In the fall of 1990, units from the 13th SC(E) deployed to Saudi Arabia to provide combat support and combat service support during Operation Desert Shield and Operation Desert Storm. During Operation Desert Calm and Operation Provide Comfort, SC(E) soldiers deployed to the Persian Gulf area. In 1992, 13th SC(E) soldiers deployed to Cuba to aid Haitian refugees during Operation Safe Harbor, and later assisted victims of Hurricane Andrew in Florida. 13th SC(E) soldiers led the way as III Corps units deployed to Kuwait to train and ensure the peace in support of Operation Intrinsic Action.
In 1992, the U.S. Central Command established Unified Task Force Somalia (UNITAF) in light of the worsening situation in Somalia and 13th SC(E) was called to duty again. 13th SC(E) Commander Brig. Gen. Billy K. Solomon deployed along with a portion of the headquarters to Mogadishu to serve as the nucleus of Joint Task Force Support Command. Their major units included the 593d Support Group (Fort Lewis), 36th Engineer Group (Fort Benning), 7th Transportation Group (Fort Eustis), and 62d Medical Group (Fort Lewis). Soldiers of the Lucky 13th returned in May 1993.
From October through December 1994, 13th SC(E) soldiers provided multifunctional logistical support to Army Forces supporting Operation Vigilant Warrior in Kuwait. Units of the 13th SC(E) conducted humanitarian and/or peacekeeping missions in Cuba as part of Operation Sea Signal V, Haiti Operation Uphold Democracy, Honduras JTF-B, Operation Strong Support, and were a part of Stabilization Force (SFOR) 6 in Bosnia and Herzegovina. The 13th SC(E) also deployed their engineers to Thule, Greenland, for additional support missions.
Soldiers from the command have responded to the call to lend a hand, whether it was removing snow in Massachusetts, aiding flood victims in Louisiana, processing refugees in Arkansas, fighting forest fires in Montana, assisting earthquake victims in Mexico or helping flood victims in Curio, Texas.
Operation Iraqi Freedom again saw 13th SC(E) units deployed including 64th Corps Support Group directly supporting the 4th Infantry Division. Elements of the 49th Movement Control Battalion have been continuously deployed in the region since 1997 and remain a critical node supporting all U.S. and coalition forces.
13th SC(E) first deployed a Medical Evacuation Headquarters and an Air Evacuation Company on February 12, 2003, to Kuwait. Those units were to reposition forces as required to support the president’s global war on terrorism. Eventually, the 13th SC(E) deployed both of its local Brigades in support of Operation Iraqi Freedom while the Headquarters and separate units supported the families at Fort Hood, Texas.
However, in August 2003, the call came once again for the soldiers of the 13th SC(E) headquarters to participate in the ongoing operations in Iraq. In preparation for its first major deployment since Somalia, The 13th SC(E) colors were cased in a deployment and retreat ceremony held on the afternoon of December 18, 2004, at Sadowski Field on Fort Hood.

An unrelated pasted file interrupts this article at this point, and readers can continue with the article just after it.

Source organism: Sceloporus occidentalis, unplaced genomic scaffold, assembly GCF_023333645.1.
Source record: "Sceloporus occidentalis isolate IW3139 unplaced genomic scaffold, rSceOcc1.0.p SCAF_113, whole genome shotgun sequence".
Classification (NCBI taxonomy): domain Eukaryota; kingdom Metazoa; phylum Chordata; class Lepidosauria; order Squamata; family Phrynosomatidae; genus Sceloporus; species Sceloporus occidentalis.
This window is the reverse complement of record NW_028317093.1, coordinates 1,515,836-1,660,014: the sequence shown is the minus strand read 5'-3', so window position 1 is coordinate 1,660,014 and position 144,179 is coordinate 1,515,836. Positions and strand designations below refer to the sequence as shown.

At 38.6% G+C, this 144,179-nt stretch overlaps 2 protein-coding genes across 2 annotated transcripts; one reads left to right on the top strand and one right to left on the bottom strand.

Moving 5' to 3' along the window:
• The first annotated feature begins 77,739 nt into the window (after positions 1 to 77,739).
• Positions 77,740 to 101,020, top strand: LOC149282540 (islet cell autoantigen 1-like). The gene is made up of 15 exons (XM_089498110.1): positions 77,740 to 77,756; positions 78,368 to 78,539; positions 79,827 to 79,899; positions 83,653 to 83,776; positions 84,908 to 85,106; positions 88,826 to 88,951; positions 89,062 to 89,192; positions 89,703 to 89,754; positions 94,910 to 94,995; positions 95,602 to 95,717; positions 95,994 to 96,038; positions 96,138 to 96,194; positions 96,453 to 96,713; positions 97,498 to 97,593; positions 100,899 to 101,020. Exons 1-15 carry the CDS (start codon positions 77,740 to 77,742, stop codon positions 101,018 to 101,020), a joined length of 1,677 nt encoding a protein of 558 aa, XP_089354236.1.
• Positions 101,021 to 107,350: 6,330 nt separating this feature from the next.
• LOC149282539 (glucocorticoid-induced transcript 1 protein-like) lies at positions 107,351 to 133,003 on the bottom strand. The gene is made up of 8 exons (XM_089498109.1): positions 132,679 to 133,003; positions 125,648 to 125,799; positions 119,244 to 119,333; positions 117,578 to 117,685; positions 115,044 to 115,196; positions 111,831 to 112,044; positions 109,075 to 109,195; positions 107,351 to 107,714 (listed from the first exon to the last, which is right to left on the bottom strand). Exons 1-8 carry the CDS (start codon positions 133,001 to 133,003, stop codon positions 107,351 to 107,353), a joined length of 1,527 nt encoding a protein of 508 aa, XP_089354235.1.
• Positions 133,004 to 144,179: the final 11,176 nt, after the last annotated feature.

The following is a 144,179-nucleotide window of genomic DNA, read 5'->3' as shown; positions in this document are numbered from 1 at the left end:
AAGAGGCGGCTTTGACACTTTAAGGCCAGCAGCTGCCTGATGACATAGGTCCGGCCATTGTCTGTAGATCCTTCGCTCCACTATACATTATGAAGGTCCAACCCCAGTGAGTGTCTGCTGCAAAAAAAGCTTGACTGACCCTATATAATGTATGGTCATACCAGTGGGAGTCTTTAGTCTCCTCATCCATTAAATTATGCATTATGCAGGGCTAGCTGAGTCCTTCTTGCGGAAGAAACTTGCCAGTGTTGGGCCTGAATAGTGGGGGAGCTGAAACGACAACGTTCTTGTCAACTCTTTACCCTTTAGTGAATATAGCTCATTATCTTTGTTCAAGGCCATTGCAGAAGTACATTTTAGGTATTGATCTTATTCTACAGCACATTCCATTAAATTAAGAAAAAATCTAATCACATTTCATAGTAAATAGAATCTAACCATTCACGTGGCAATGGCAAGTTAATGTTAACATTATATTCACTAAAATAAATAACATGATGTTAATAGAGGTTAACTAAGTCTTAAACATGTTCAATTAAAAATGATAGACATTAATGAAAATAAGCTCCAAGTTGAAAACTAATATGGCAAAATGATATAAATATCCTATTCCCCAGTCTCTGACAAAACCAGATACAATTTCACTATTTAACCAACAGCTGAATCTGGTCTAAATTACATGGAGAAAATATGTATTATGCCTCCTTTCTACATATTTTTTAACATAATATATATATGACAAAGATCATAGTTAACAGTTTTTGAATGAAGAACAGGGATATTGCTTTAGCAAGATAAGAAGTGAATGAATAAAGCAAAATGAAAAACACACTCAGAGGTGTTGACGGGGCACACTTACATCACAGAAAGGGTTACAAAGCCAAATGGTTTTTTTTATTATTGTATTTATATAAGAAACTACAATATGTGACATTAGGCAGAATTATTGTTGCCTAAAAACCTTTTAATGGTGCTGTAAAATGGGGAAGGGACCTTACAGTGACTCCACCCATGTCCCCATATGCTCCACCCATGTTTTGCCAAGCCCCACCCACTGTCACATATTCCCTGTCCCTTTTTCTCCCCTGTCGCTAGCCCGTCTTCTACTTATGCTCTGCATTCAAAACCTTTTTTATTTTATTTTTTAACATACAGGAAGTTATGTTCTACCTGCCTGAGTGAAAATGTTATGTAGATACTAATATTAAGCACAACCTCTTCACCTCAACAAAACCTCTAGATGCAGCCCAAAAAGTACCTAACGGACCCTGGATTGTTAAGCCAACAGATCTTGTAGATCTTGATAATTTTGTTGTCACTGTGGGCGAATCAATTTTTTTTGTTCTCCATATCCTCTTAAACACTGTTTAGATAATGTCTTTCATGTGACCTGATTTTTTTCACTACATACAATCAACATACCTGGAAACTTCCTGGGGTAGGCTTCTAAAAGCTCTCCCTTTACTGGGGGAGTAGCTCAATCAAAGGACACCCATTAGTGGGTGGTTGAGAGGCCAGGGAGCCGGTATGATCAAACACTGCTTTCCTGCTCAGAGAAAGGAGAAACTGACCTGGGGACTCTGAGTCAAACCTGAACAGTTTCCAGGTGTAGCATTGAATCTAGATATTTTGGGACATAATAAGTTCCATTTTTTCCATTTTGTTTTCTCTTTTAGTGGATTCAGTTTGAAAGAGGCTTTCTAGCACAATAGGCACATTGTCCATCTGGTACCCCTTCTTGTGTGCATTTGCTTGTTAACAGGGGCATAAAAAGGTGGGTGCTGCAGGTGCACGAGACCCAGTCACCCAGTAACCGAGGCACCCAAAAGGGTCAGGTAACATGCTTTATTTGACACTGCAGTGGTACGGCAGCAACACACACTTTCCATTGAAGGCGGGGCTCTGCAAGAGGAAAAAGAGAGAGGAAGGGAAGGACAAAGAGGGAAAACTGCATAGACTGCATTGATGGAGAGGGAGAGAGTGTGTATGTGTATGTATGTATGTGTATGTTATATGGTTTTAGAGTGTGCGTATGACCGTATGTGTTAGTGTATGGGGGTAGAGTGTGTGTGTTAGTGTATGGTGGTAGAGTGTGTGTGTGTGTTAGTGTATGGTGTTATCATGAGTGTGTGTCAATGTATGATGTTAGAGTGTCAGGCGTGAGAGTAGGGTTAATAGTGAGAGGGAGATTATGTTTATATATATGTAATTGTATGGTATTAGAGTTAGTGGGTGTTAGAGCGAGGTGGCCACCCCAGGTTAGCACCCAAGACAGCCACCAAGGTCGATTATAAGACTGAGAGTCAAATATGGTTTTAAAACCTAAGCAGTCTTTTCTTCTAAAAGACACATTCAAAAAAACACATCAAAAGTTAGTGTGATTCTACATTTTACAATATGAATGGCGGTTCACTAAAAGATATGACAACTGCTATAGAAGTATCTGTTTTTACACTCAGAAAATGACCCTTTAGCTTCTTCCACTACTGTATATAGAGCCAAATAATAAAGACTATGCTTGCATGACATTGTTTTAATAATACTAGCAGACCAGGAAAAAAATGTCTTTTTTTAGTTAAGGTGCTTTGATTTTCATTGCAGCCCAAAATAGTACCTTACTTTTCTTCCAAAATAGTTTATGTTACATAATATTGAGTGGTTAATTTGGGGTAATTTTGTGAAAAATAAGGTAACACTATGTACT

On January 31, 2004, the 13th SC(E) completed a transfer of authority with the 3rd Corps Support Command at Life Support Area (LSA) Anaconda in Balad, Iraq, and assumed C2 to provide logistical support to Coalition Joint Task Force Seven in Iraq, later redesignated as the Multinational Corps, Iraq (MNC-I).
Major units serving with the 13th SC(E) for OIF II were the Corps Distribution Command (Provisional), the 172nd Corps Support Group (Broken Arrow, Oklahoma), the 504th PIR(-) (Jan-Apr 04) (Fort Bragg, North Carolina)), the 81st BCT(-) (Apr-Dec 04) (WAARNG), 593rd Corps Support Group (Fort Lewis, Washington), 167th Corps Support Group (Londonderry, New Hampshire), and the 300th Area Support Group (Fort Lee, Virginia).
On December 12, 2004, the 13th Corps Support Command said farewell to LSA Anaconda as it transferred authority to the 1st Corps Support Command. During its time at LSA Anaconda, the 13th SC(E) processed 2,000 tons of mail; averaged over 200 convoys a day for a total of 62,000 convoys involving 750,000 vehicles; and was responsible for quality of life improvements for the joint forces. The 13th SC(E) uncased its colors, again on Sadowski Field, at Fort Hood, Texas, on January 21, 2005.
The 13th SC(E) became the first COSCOM to transform to a Sustainment Command and deploy to combat during Operation Iraqi Freedom 06-08.
The command’s primary mission is to provide combat support and combat service support in the areas of supply, maintenance, transportation, field services, medical, general engineering & construction, smoke generation, biological detection and decontamination.
At Fort Hood, the 13th SC(E) currently has the specific missions of:
The crest is a yellow octagon with a ⅛ inch blue border 2½ inches in height overall, a scarlet saltier throughout surmounted by a blue star of thirteen points fimbriate in yellow.
The octagon reinforced by the saltier refers to the unit's mission of supporting the combat, combat support and combat service support organizations of the Corps. The star symbolizes the many far reaching missions of the command, and having thirteen points, the star also alludes to its numerical designation. The octagon is a symbol of regeneration; it alludes to the combat service support functions of the unit as constantly renewing the strength and vigor of the Corps.
Yellow (substituted for Quartermaster buff) alludes to the supply and service functions of the command. Scarlet (substituted for Ordnance crimson and Transportation brick red) alludes to the maintenance and transportation functions of the command. The blue represents other support rendered by the command. This combination identifies the colors which are used in the flags of combat service support organizations.
Currently, the 13th SC(E) is Fort Hood's third largest unit with a local strength of almost 6,000 soldiers. It is composed of various battalions and detachments.